Tag Archives: rosh hashanah

Time to Cry Tuesday – Want and Need

wantneed

This might be the first post ever to combine Dave Matthews and the Jewish Holidays; but that seems fitting since this is a post about firsts.

Here we are – playing holiday dominoes – with those of the tribe watching Labor Day cascade into Rosh Hashanah, the Jewish New Year.

This particular holiday is a tough one for our family. We are still stumbling through the ‘firsts’… the things we are doing for the first time without my mom. Although three and half months have passed, it seems like both a moment and a lifetime. Just when I think I have found my footing, my new normal, my ability to feel sad but somewhat whole, it hits me. I have avoided sharing here but somehow this seems the right thing to do, so here goes.

Although no one can stop me from starting to circle the drain, there is always someone there to grab my hand and pull me out. I have my army of grief guides; my friends who have been there and let me know with their steely strength that I will, in fact, make it through. In spite of myself and because of them.

I am beyond fortunate.

Yesterday I had just finished the massive guerrilla food shop. I was cleaning chickens to make my soup and as I was doing it I thought of how when I was first married I could not bear to clean a chicken and my mom used to laugh with me on the phone as I did it to talk me through. And it hit me. Hard. The drain, she was a- calling me to circle to the left.

And then the phone rang. My Rabbi! Seriously, do they learn this in rabbinic school? Do they become hyper-trained to sense the drain circling? Or was it a coincidence? I think not. He also called on her birthday without knowing it. Both times to check on me; to make me try to find the sweet in all the bitter. To hold my hand so I would not succumb to that proverbial plumbing.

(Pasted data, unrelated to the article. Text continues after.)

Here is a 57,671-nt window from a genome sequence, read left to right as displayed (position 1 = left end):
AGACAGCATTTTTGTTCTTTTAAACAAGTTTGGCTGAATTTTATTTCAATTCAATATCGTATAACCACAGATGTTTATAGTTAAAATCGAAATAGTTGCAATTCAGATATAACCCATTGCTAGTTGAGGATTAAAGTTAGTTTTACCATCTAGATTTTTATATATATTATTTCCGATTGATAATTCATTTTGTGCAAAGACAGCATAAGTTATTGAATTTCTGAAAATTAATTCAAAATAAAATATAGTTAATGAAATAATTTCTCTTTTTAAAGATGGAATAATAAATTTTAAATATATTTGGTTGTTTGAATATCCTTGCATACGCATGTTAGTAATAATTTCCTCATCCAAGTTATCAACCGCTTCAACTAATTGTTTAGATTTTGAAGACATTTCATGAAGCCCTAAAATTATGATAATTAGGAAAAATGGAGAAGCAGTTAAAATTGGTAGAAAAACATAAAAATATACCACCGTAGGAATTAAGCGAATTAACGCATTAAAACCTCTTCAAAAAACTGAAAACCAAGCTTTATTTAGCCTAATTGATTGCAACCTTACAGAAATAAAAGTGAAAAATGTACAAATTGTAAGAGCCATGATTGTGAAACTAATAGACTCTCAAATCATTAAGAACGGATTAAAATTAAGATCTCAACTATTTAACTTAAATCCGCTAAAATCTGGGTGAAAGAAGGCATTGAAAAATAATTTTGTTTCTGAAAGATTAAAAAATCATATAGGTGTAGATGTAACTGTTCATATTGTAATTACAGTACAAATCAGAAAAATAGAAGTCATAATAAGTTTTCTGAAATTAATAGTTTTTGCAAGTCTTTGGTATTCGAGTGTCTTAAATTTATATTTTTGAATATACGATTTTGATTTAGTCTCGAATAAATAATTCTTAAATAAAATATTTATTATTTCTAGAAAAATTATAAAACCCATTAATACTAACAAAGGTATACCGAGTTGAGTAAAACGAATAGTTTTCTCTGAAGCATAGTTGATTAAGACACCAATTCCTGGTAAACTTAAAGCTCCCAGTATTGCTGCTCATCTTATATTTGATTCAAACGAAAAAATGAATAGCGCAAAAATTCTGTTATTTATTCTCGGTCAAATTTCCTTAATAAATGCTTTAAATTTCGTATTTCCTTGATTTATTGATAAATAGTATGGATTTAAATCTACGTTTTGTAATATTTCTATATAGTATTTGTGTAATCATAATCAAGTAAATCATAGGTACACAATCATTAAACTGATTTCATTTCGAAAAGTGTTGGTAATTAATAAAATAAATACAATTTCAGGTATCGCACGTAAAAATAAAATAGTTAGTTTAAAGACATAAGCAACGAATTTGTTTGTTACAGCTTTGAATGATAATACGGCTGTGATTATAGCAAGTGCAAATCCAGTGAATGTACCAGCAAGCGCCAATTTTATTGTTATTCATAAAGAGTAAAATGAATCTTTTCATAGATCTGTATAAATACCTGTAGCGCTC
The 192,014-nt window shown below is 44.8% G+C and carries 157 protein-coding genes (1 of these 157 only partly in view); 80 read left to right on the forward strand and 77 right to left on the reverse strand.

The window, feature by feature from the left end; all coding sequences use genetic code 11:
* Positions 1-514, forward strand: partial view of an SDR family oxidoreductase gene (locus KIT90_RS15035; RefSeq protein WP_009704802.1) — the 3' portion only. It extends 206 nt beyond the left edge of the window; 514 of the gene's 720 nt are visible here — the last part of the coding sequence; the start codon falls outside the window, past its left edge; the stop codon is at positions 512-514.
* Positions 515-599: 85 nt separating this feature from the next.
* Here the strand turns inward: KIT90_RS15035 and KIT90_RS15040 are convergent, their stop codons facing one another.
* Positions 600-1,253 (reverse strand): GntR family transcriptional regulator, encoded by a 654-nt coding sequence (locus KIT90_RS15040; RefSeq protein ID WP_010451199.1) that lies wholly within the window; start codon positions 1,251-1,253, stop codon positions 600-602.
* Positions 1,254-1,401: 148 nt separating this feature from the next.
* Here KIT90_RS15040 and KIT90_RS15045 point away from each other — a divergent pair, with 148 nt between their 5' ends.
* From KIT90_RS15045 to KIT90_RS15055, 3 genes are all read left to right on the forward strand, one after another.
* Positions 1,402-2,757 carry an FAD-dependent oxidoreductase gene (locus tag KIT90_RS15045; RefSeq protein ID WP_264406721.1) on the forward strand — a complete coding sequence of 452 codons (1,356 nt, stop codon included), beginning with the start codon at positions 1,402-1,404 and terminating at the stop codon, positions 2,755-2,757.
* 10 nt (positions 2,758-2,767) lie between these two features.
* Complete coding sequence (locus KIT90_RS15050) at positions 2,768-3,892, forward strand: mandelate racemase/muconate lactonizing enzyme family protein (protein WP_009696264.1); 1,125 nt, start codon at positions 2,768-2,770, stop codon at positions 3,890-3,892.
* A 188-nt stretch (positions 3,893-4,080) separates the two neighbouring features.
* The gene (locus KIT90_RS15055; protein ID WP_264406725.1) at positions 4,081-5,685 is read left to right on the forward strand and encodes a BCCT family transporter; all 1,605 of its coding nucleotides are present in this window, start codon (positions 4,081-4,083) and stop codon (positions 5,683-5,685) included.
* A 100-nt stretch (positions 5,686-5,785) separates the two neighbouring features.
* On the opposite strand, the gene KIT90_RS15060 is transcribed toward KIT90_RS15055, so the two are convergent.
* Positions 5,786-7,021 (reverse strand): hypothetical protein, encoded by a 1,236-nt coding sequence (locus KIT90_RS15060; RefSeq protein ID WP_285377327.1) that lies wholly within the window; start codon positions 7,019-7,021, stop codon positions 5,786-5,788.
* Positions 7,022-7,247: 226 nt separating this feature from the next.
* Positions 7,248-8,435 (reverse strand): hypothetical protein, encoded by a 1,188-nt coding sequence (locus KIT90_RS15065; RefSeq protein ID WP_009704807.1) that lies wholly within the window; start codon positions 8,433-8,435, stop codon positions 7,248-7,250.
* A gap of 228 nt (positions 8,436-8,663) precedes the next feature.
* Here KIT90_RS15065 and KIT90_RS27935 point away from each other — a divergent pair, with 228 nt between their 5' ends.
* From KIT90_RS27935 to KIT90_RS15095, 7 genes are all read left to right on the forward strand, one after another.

I am beyond fortunate.

And then I had a nice long phone visit with my mom’s best friend since childhood – Aunt Arlene (who is not my aunt), as we called her. Her laugh, her stories, her way… all a piece of my mom. As we talked about how much we missed her I felt another hand reach through the phone to keep me from slipping down those pesky pipes.

What I want, is what I’ve not got. But what I need, is all around me.

Wishing all who celebrate a sweet new year. And all who are grieving the strength to stay away from the plumbing during the holidays.

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Filed under aging parents, friendship, holidays, loss

A Sweet New Year (and the funny thing about mashed potatoes)

There is an odd phenomenon surrounding the making of mashed potatoes. There is truly a fine line between the perfect amount of milk and…

well I would have to say:

wallpaper paste.

Yes, you guessed it. I was there. They were really perfect. But I could not leave well enough alone and had to add that one little drop more of milk. And the next think I knew I was preparing boxed rice pilaf (on a holiday, that’s simply a crime!) and dumping those potatoes before Gary got home to witness my failure.

But here’s the thing. It’s not about the mashed potatoes. Or the rice. Or the fact that you find yourself cooking chicken soup and brisket on labor day as if someone pulled the switch on your summer and sent you tumbling down the Days of Awe water slide.

It’s about stopping and taking a deep breath and remembering that even though it is 85 degrees out and you have a Chambers Stove from the 1930s that is causing your kitchen to feel like a sauna; traditions, community, family and friends are what the whole thing is about.

Like the friend that picks up your parents’ synagogue tickets for you because you were too harried to get there yourself. Or the one who wakes up to remember that she is out of flour but she always bakes you a challah and makes sure to get to the store early enough to make you one again this year AND have her son deliver it to you. Or it is sitting in Synagogue (yes in that state of post ruining the potatoes shame) and looking to your left and right to see not just both your parents, but both of your in-laws as well.